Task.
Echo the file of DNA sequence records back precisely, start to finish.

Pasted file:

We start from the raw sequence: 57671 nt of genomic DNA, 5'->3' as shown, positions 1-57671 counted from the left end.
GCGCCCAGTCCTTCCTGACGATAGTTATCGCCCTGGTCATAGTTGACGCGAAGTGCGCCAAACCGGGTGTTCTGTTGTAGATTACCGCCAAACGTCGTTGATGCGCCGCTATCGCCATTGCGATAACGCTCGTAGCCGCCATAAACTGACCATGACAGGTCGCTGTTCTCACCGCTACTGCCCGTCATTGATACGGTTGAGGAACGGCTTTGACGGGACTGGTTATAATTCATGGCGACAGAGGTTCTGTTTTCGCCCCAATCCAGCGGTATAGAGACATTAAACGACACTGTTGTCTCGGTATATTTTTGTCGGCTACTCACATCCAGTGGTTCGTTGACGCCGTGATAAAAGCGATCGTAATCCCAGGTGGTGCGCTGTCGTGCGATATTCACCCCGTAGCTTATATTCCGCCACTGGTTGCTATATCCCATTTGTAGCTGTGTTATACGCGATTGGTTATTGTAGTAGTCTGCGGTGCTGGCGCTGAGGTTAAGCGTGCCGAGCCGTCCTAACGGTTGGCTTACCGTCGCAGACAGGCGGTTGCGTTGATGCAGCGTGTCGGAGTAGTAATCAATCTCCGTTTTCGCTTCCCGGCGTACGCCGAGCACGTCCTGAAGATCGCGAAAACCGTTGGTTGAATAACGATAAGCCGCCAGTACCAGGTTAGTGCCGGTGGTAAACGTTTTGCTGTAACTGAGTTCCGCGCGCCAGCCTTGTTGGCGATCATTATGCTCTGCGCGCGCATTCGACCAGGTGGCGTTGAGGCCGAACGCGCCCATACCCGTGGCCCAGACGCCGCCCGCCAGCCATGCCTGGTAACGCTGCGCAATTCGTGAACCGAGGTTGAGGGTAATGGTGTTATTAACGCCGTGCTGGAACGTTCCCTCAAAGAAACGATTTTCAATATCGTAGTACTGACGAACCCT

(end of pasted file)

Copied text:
We start from the raw sequence: 57671 nt of genomic DNA, 5'->3' as shown, positions 1-57671 counted from the left end.
GCGCCCAGTCCTTCCTGACGATAGTTATCGCCCTGGTCATAGTTGACGCGAAGTGCGCCAAACCGGGTGTTCTGTTGTAGATTACCGCCAAACGTCGTTGATGCGCCGCTATCGCCATTGCGATAACGCTCGTAGCCGCCATAAACTGACCATGACAGGTCGCTGTTCTCACCGCTACTGCCCGTCATTGATACGGTTGAGGAACGGCTTTGACGGGACTGGTTATAATTCATGGCGACAGAGGTTCTGTTTTCGCCCCAATCCAGCGGTATAGAGACATTAAACGACACTGTTGTCTCGGTATATTTTTGTCGGCTACTCACATCCAGTGGTTCGTTGACGCCGTGATAAAAGCGATCGTAATCCCAGGTGGTGCGCTGTCGTGCGATATTCACCCCGTAGCTTATATTCCGCCACTGGTTGCTATATCCCATTTGTAGCTGTGTTATACGCGATTGGTTATTGTAGTAGTCTGCGGTGCTGGCGCTGAGGTTAAGCGTGCCGAGCCGTCCTAACGGTTGGCTTACCGTCGCAGACAGGCGGTTGCGTTGATGCAGCGTGTCGGAGTAGTAATCAATCTCCGTTTTCGCTTCCCGGCGTACGCCGAGCACGTCCTGAAGATCGCGAAAACCGTTGGTTGAATAACGATAAGCCGCCAGTACCAGGTTAGTGCCGGTGGTAAACGTTTTGCTGTAACTGAGTTCCGCGCGCCAGCCTTGTTGGCGATCATTATGCTCTGCGCGCGCATTCGACCAGGTGGCGTTGAGGCCGAACGCGCCCATACCCGTGGCCCAGACGCCGCCCGCCAGCCATGCCTGGTAACGCTGCGCAATTCGTGAACCGAGGTTGAGGGTAATGGTGTTATTAACGCCGTGCTGGAACGTTCCCTCAAAGAAACGATTTTCAATATCGTAGTACTGACGAACCCT